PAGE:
Grammar and Spelling Aren’t Just for Computers

4759fb7762c982d6c3afa9f1d3ee488cThe importance of spelling was driven home viciously to every school child in the country in 1992 when Dan Quayle, our one-time Vice President, errantly corrected a sixth grader for spelling ‘potato’ without the ‘e’.

In his defense, the English language is darn confusing, and Americans often have a poor grasp of right and wrong. Read this:

  • The roundest knight at King Arthur’s round table was Sir Cumference. He acquired his size from too much pi.
  • I thought I saw an eye doctor on an Alaskan island, but it turned out to be an optical Aleutian.
  • A rubber band pistol was confiscated from algebra class because it was a weapon of math disruption.

I wanted to write a post about grammar and spelling and misused words, but the boys at HELP beat me to it. Read this about the 32 most commonly-misused expressions and phrases:

1. Accept/Except- Although these two words sound alike (they’re homophones), they have two completely different meanings. “Accept” means to willingly receive something (accept a present.) “Except” means to exclude something (I’ll take all of the books except the one with the red cover.)

2. Affect/Effect- The way you “affect” someone can have an “effect” on them. “Affect” is usually a verb and “Effect” is a noun.

3. Alright- If you use “alright,” go to the chalkboard and write “Alright is not a word” 100 times.

4. Capital/Capitol- “Capitol” generally refers to an official building. “Capital” can mean the city which serves as a seat of government or money or property owned by a company. “Capital” can also mean “punishable by death.”

5. Complement/Compliment- I often must compliment my wife on how her love for cooking perfectly complements my love for grocery shopping.

6. Comprise/Compose- The article I’m composing comprises 32 parts.

7. Could Of- Of the 32 mistakes on this list, this is the one that bothers me most. It’s “could have” not “could of.” When you hear people talking, they’re saying “could’ve.” Got it?

8. Desert/Dessert- A desert is a hot, dry patch of sand. Dessert, on the other hand, is the sweet, fatty substance you eat at the end of your meal.

9. Discreet/Discrete- We can break people into two discrete (separate) groups, the discreet (secretive) and indiscreet.

10. Emigrate/Immigrate- If I leave this country to move to Europe, the leaving is emigrating and the arriving is immigrating.

11. Elicit/Illicit- Some people post illicit things on message boards to elicit outrageous reactions from others.

12. Farther/Further- Farther is used for physical distance, whereas further means to a greater degree.

13. Fewer/Less- Use fewer when referring to something that can be counted one-by-one. Use less when it’s something that doesn’t lend itself to a simple numeric amount.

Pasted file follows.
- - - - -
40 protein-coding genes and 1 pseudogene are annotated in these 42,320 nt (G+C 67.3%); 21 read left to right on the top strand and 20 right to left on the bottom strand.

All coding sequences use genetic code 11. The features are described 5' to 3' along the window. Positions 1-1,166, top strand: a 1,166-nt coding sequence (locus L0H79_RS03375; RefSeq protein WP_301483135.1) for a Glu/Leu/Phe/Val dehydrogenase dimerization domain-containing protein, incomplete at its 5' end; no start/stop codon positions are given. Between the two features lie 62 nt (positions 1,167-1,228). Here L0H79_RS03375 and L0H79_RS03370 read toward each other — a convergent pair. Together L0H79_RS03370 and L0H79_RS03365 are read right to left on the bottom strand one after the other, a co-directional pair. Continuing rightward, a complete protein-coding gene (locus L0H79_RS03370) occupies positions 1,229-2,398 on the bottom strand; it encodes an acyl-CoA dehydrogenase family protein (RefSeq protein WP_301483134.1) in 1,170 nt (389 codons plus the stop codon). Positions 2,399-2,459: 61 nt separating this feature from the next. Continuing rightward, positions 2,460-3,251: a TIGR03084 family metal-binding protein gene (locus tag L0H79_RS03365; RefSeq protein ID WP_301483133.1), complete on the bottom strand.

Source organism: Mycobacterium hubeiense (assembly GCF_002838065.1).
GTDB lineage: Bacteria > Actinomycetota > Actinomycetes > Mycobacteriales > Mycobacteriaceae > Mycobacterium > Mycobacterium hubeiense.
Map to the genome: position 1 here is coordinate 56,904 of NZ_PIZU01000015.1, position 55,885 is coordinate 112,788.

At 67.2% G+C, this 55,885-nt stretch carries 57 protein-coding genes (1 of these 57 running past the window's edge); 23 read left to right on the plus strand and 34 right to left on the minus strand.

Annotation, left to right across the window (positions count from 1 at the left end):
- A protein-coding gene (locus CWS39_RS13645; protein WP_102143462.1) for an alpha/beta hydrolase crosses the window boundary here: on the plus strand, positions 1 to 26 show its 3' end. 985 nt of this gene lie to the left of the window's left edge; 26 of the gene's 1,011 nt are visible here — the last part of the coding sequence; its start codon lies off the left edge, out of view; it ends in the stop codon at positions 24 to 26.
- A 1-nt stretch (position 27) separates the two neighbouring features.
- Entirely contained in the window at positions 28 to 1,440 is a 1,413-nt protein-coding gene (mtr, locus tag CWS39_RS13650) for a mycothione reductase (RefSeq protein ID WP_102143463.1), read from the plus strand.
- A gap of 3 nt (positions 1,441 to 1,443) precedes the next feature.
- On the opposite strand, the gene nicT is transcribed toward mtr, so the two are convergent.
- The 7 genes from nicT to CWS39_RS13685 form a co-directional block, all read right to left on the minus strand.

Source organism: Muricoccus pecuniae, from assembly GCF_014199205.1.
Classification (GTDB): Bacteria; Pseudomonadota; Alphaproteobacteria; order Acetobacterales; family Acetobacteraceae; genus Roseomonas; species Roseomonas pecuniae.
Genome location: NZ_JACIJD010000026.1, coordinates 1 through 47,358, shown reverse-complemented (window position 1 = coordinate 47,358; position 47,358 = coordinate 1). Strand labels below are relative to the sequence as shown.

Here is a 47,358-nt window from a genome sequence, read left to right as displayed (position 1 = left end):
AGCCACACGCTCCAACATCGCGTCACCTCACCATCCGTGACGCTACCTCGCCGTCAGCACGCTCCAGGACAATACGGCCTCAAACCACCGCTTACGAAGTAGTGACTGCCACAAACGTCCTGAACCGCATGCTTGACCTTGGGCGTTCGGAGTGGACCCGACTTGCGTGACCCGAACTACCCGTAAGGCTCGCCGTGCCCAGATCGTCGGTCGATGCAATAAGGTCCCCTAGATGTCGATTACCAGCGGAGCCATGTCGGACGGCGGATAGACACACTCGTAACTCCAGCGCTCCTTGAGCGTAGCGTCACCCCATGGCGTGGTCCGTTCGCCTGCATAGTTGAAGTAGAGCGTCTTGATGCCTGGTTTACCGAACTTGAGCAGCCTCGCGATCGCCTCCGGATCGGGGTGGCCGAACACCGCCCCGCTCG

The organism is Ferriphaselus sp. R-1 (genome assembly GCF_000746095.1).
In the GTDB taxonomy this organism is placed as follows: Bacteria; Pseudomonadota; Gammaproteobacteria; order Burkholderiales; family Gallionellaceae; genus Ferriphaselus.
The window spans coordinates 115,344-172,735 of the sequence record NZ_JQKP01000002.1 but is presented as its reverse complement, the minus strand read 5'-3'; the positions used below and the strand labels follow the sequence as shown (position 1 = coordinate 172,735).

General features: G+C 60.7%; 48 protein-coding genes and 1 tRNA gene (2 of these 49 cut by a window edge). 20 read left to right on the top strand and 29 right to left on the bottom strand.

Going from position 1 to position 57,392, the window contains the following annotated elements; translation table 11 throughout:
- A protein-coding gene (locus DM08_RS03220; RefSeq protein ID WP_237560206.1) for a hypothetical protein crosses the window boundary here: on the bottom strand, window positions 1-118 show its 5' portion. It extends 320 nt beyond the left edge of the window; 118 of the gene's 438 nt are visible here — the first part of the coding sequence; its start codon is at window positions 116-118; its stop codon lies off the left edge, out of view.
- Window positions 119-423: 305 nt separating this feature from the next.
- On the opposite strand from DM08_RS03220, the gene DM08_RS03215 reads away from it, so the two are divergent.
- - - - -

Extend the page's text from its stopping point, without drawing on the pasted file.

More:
14. Flair/Flare- A flair is a talent, while a flare is a burst (of anger, fire, etc.)

15. i.e/e.g- I.e. is used to say “in other words.” E.g. is used in place of “for example.”

16. Inflammable- Don’t let the prefix confuse you, if something is inflammable it can catch on fire.

17. It’s/Its- It’s= it is. Its=a possessive pronoun meaning of it or belonging to. Whatever you do, please don’t use its’.

18. Imply/Infer- A reader infers what an author implies. In other words, when you imply something, you hint at it. When you infer something, you draw a conclusion based on clues.

19. Literally- If you say “His head literally exploded because he was so mad!” then we should see brains splattered on the ceiling.

20. Lose/Loose- If your pants are too loose you may lose them. That would be almost as embarrassing as misusing these two words.

21. Moral/Morale- Morals are something you want to teach your kids. If your team’s morale is low, you need to do something to boost their confidence.

22. Percent/Percentage- The word “percent” should only be used when a specific number is given. “Percentage” is more of a general term.

23. Stationary/Stationery- You are stationary when you aren’t moving. Stationery is something you write on.

24. Then/Than- “Then” is another word for “after.” Incidentally, the word “then” makes for boring writing. “Than” is a comparative word (e.g. I am smarter than you).

25. There/Their/They’re- There are few things as frustrating as when I look at my students’ writing and they’re misusing these words in their writing.

26. Unique- Something can’t be “kind of unique” or even “very unique.” It’s either one-of-a-kind or it isn’t. There is no in between when it comes to unique.

27. Your/You’re- If I had a nickel for every time I saw this one… yeah, you know the rest. “Your” shows ownership and you’re is a contraction meaning “you are.” Get it right.

28. To/Too/Two- Two is a number. “To” is used in instances such as, “I am going to the store.” If you are supposed to use the word “too,” try inserting the word “extra” or “also.” If one of those fits, you need to also add the extra “o” to make “too.”

29. Lie/Lay- After you lay the books on the table, go lie down on the couch.

30. Sit/Set- Set your drink on the table and sit in your chair. Got it?

31. Whose/Who’s- Whose is the possessive form of who. Who’s is a contraction meaning “who is.”

32. Allude/Elude- When someone alludes to something in conversation (indirectly references), if you aren’t paying attention the meaning may elude you (escape you).


5 thoughts on “Grammar and Spelling Aren’t Just for Computers

  1. Pingback: Writers Tip #98: 18 Tips on Grammar from William Safire « Jacqui Murray

  2. Pingback: Writers Tip #98: 18 Tips on Grammar from William Safire | WordDreams...

  3. Pingback: Grammarly–online or resident grammar checker | WordDreams...

  4. Pingback: Twitter Trackbacks for Grammar and Spelling Aren’t Just for Computers « Word Dreams… [worddreams.wordpress.com] on Topsy.com

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